I know I've always liked chocolate but it's only now that I realize why I haven't exactly pulled myself to a chocolate buffet. I went along with the Deli Aprecio Club for the chocolate buffet at Swissotel Merchant Court two Saturdays ago. Almost EVERYTHING had chocolate. Chocolate pudding, pastry, pralines, truffles, drink, cakes, mousse and of course the ubiquitous fountain had most ooo-ing and ahh-ing.

Here are some happy people that night.

And here are some of the sins:

Chocolate Croissant- I like this a lot. Imagine the rich slightly sweet chocolate and the salty buttery pastry combination. Ok, now imagine tasting it. Heaven.

Chocolate Pudding

Chocolate Fountain

Chocolate Cake- This was too dry for my liking. The chocolate was definitely there but a little moister and it would have been better.

Carrot Cake- This, like the chocolate cake, was dry. Taste wise, it was flat without the nice aroma of mixed spices and the cream cheese frosting was missing. It seemed a little lonely among the chocolatey line up.

Here's a drink to induce some happy hormones and also probably a not-so-happy throat.

Step 1: Select your choice of chocolate.

Step 2: The kind chef will melt the chocolate buttons in a pot and blend in some cream.

Step 3: Your liquid cocoa fantasy. I had mine strong and bitter.

Assorted Chocolate Pralines

'Pseudo-Tiramisu'- I termed this as such as it looked like a normal Tiramisu but lacked most of the typical Tiramisu insides. Still good enough to eat though.

Now don't those pretzel-shaped cookies on the left look a tad too familiar?

Two of my friends cum fellow main committee members who are often too shy to pose for my lens. A rare shot. The picture says it all. I guess chocolate + girls = happy girls ...until the weighing scale comes out from under the bed.

As the night progressed, some people got slightly high on chocolate while others developed temporal phobias. Me? I simply OD-ed on chocolate. Been there. Done that. But I don't think I will be attempting another chocolate buffet, at least not any time soon.

Crossroads Bar
Swissotel Merchant Court Hotel
Tel: 6337 2288

Chew On This: The chocolate buffet is available only on Friday and Saturday evenings. The cosy bar also has a TV showing ESPN for those EPL fanatics. The atmosphere is really nice. Valentine's spot maybe? Too bad I don't have a tall, sexy cow.

Friday, February 02, 2007

Rice Table

Here's another entry that has been stowed away until now. Hence also the lousy pics that came out. These were before I started to experiment with lighting, exposure and flash. Oh and I'm still trying to perfect the business card thing that Ivan has advised but obviously I didn't manage to try it for this entry as this has been some time ago.

I met up with about 12 friends and once former fellow colleagues from the army. Even though some of us were from different platoons, we still went through the same specialist course and passed out of it as one batch. Work within the company, ZPC, was varied, different but yet somehow linked. This probably explains the bonds formed between individuals who have gone through challenging times together. The human spirit is amazing. Place a group of strangers in a tough environment, make them work hard and magically formidable bonds form. Maybe it's the fact that not many people outside the company knew how those inside felt.

Darren was the organizer for this dinner at Rice Table (Cuppage branch). It costs $19.80++ for an ala carte buffet dinner. Rice Table does not serve pork but it has not obtained the Halal certification as it serves alcohol. I would probably just highlight some dishes that I feel are more worth mentioning. The rest will give you an idea what was served that night.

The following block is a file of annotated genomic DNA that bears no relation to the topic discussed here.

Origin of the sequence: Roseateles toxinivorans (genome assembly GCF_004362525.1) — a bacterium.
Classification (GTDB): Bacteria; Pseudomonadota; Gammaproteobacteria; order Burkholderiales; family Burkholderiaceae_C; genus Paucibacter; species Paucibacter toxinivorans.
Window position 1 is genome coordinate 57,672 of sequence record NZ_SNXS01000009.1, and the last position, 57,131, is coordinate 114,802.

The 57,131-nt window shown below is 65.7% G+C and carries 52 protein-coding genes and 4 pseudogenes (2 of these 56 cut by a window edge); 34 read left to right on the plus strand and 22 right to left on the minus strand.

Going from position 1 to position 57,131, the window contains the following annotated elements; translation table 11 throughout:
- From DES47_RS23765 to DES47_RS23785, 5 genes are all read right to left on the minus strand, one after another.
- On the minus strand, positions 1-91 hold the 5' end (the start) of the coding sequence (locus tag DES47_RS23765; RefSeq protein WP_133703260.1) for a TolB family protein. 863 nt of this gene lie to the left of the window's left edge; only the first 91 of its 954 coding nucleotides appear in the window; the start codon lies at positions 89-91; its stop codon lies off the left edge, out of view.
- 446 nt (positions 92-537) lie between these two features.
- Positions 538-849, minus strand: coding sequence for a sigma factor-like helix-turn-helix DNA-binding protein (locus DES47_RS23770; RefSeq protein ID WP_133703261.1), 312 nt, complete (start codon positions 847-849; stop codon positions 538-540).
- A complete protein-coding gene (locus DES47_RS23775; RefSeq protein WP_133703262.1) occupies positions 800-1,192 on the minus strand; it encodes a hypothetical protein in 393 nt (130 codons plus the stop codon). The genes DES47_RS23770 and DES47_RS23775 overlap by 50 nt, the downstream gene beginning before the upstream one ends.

Ikan Bilis (Fried Anchovies)

Ikan Goreng (Fried Fish with Tomato Sauce)

Sambal Kang Kong (Spicy Water Spinach)

Ayam Goreng (Fried Chicken Wings)

Ayam Pedis (Chicken in Spicy Sauce)

Sayur Bumbu Taoco (Lady's Finger in Bead Sauce)

Sayur Lodeh (Vegetable Stew)

Tauhu Kuning (Curried Beancurd)

Soto Ayam (Chicken Soup)

The sambal that came with the keropok (prawn crackers) was really good. Hot (in the spicy sense) and fragrant with a tangy zing, it makes me salivate even now while I'm doing up this post.

The Perkedel Jagung (deep-fried potato-corn patties) had a nice crispy coat and served hot, the spiced mashed potato inside was really a delight. In fact, go with the sambal and it'll add a kick. But I didn't really notice any corn though.

I supposed this dish of diced green apples in kicap (soy sauce) was included to be more of a palate cleanser. The tart sourness of the green apple and the slightly savoury kicap worked well to refresh the tastebuds and erase any trace of spiciness.

When eating steamed white rice, nothing beats prawns in a rich coconut broth. Shells were removed for lazy people convenience and the mildly spicy gravy went very well with the plain rice. I wish this Sambal Udang (spicy Prawns) was more spicy.

The beef rendang was sufficiently tender but I would have preferred the rempah (spice mix) to be more robust.

The Tauhu Teloh (beancurd omelette) was a favourite among many at the table. Chunks of beancurd were first coated in egg and then deep-fried, resulting in a crispy albeit oily outer mesh that doesn't look too pretty. The taste was sinfully good though.

Personally, I did not really enjoy the buffet here as I prefer the food to be more spicy and savoury instead of having a sweet tinge (as in the case of most Indonesian food) but what I did enjoy that evening was meeting up with my army friends. Thank you Darren for organising.

Rice Table (other branches at International Building & Suntec City)
43/45 Cuppage Road
Tel: 67359117
Lunch: 12pm - 3pm, last order at 2.15pm
Dinner: 6pm - 10pm, last order at 9.15pm

Chew On This: The centrepiece of the table here is the 'rijsttafel', a word coined by the Dutch which literally means 'rice table'. This modern version also acts as a warmer to keep the dishes warm. A few tea-light candles under a metal plate seems like a simple idea that one smart man here introduced.